The influence of LA’s popular culture in the early 1970s compares to Paris’ literary world in the 1920s New York’s modern art world in the early 1950s, says Ron Brownstein, author of “Rock Me on the Water: 1974 - The Year Los Angeles Transformed Movies Music, Television and Politics.”
His book features interviews with and stories about 125 celebrities, including Jackson Browne, Linda Ronstadt, the Eagles, Warren Beatty, and Jack Nicholson. It demonstrates how popular culture of their era still shapes American politics to this day.
Also on this podcast, fighting fire with fire worked for Native Americans for centuries until white settlers stopped the practice 100 years ago. Lanya Quinn Davidson of the Northern California Prescribed Fire Council explains how it’s being revived.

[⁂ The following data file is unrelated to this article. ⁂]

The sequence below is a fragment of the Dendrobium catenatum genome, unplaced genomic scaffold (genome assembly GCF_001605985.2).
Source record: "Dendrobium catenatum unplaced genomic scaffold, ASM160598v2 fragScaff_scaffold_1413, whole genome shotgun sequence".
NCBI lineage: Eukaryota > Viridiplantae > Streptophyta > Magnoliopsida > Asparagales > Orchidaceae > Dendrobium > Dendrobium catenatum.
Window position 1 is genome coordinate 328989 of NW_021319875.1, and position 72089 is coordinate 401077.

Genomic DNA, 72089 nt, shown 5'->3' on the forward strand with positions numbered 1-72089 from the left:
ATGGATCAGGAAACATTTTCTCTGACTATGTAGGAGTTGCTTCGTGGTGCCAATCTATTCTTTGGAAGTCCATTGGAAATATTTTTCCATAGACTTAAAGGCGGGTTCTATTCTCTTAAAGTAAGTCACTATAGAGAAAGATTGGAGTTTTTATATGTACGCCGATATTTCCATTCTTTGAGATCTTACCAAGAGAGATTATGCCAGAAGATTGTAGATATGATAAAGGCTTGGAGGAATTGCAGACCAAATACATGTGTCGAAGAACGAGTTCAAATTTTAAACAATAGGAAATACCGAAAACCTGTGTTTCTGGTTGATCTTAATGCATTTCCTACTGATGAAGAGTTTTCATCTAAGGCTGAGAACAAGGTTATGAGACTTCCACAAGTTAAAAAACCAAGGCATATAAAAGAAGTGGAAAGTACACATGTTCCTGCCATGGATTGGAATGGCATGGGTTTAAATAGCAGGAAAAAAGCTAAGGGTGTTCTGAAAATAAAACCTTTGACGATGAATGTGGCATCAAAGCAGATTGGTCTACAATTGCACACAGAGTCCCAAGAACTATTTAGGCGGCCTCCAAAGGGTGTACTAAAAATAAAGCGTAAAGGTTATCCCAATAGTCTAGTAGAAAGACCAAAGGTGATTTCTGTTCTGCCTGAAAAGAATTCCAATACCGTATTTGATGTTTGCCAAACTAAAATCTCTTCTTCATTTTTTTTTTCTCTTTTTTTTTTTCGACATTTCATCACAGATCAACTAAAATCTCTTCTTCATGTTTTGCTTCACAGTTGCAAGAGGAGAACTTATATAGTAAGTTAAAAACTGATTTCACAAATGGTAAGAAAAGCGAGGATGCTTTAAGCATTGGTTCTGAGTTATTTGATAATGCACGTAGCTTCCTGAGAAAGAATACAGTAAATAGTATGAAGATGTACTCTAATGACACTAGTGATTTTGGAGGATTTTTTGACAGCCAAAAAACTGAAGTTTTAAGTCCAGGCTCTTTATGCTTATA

She says fire is a natural feature of the California landscape, enhanced by Native Americans, then subjected to repression by developers and timber interests for the last 100 years. But despite careful contingency plans, prescribed fires can get out of control.
She adds that “burn bosses” for state and federal agencies are covered by taxpayer money, but face liability when private property is involved. Legislation has been proposed to protect them.